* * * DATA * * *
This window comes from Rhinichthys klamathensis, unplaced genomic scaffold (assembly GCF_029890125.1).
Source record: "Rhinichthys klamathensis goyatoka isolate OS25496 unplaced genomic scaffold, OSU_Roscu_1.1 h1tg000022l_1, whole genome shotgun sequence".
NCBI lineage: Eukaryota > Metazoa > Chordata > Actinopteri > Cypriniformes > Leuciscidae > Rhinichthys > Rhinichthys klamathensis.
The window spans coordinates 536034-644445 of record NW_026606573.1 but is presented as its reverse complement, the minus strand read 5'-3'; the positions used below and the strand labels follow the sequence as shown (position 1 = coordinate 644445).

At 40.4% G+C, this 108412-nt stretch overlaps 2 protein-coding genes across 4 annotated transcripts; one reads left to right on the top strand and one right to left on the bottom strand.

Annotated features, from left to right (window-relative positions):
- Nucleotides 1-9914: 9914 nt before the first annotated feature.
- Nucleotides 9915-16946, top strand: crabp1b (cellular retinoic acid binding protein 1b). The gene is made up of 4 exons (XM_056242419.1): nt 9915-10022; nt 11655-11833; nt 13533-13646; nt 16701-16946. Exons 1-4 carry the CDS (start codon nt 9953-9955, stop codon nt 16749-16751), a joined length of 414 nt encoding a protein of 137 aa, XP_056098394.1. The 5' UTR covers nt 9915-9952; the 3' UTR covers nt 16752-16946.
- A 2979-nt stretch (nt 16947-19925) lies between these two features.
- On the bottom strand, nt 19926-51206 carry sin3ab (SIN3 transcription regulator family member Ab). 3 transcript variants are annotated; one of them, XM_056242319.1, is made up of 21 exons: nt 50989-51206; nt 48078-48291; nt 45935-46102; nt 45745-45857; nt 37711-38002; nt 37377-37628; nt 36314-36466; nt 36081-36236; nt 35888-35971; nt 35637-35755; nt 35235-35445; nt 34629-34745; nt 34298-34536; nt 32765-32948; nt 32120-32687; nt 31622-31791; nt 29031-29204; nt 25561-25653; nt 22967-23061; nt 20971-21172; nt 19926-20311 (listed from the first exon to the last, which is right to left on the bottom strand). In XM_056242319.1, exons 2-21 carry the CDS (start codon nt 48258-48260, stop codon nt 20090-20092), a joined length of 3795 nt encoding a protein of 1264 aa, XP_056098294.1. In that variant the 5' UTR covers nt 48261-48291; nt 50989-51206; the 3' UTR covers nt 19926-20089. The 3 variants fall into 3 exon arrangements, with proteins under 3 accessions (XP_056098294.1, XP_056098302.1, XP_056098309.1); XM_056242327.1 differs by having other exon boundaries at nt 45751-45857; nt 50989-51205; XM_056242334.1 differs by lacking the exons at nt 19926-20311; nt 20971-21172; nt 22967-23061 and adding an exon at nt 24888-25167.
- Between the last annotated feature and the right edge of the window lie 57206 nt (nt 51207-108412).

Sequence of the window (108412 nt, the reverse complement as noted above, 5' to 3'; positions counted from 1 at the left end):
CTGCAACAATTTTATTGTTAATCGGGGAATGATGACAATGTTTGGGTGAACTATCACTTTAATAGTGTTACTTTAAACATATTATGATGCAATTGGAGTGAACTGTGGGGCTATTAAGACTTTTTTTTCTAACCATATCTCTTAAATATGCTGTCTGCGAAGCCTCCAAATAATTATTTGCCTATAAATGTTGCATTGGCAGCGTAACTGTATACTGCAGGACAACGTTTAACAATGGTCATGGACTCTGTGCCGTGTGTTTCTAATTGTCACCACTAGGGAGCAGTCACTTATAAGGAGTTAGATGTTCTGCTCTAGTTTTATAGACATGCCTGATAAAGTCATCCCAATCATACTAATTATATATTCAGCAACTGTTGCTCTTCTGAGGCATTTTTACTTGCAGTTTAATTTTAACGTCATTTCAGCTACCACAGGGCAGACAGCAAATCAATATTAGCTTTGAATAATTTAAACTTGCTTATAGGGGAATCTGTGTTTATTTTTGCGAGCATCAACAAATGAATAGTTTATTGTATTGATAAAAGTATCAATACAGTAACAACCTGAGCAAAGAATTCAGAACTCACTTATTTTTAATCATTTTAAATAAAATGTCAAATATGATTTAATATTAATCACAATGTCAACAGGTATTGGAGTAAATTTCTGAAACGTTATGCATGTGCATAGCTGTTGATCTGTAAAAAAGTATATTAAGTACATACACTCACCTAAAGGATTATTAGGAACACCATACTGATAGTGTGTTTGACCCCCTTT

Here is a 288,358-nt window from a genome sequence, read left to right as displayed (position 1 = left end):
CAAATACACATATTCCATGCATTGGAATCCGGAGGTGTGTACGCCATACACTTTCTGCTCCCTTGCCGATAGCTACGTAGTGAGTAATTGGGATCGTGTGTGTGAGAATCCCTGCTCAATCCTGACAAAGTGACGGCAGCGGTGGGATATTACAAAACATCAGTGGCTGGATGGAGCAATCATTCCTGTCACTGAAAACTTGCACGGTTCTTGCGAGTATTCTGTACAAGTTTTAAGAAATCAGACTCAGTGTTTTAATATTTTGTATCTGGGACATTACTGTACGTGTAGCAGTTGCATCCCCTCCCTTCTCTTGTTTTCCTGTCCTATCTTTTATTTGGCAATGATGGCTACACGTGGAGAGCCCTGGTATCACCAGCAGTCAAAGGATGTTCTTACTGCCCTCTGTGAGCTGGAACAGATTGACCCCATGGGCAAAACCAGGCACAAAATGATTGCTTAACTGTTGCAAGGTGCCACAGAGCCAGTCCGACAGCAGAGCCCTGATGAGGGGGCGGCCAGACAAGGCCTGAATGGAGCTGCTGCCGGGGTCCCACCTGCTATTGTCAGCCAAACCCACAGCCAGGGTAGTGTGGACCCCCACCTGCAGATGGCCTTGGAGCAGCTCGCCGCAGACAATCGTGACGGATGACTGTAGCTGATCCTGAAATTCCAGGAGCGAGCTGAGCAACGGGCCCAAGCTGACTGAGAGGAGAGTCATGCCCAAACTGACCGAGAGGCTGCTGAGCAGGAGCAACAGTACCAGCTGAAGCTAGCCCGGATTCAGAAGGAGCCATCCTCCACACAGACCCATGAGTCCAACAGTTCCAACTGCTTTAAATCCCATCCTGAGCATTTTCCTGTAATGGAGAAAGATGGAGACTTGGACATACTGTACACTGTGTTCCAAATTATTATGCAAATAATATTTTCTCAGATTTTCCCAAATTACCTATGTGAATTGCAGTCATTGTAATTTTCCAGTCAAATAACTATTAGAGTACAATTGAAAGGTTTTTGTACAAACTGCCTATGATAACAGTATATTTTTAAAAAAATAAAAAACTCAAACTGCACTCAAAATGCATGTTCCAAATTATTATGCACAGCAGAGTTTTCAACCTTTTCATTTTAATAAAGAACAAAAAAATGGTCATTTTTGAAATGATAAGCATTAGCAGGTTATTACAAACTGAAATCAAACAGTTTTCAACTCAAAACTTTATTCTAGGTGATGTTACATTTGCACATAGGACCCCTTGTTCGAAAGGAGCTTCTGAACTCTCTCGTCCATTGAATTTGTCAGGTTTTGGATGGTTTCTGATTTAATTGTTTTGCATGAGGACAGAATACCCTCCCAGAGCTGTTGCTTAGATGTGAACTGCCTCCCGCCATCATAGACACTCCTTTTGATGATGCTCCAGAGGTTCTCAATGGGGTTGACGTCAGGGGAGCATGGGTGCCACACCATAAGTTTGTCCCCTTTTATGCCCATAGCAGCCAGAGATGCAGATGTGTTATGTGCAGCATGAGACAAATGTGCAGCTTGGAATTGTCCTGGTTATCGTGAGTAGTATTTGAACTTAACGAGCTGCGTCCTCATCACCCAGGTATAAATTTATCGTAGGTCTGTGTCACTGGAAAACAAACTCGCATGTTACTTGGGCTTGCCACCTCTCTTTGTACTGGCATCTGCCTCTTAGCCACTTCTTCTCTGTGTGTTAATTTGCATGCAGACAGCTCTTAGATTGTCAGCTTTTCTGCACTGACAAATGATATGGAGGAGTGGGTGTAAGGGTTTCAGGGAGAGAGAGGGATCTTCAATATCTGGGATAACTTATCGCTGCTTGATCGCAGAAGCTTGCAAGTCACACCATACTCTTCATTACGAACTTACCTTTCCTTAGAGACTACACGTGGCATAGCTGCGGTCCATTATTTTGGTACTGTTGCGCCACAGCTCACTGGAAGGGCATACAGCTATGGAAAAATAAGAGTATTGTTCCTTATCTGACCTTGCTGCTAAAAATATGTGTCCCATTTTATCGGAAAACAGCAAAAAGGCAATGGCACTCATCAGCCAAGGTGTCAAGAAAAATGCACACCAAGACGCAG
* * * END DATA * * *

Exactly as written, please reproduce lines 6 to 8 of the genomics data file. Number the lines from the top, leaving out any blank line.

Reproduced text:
Annotated features, from left to right (window-relative positions):
- Nucleotides 1-9914: 9914 nt before the first annotated feature.
- Nucleotides 9915-16946, top strand: crabp1b (cellular retinoic acid binding protein 1b). The gene is made up of 4 exons (XM_056242419.1): nt 9915-10022; nt 11655-11833; nt 13533-13646; nt 16701-16946. Exons 1-4 carry the CDS (start codon nt 9953-9955, stop codon nt 16749-16751), a joined length of 414 nt encoding a protein of 137 aa, XP_056098394.1. The 5' UTR covers nt 9915-9952; the 3' UTR covers nt 16752-16946.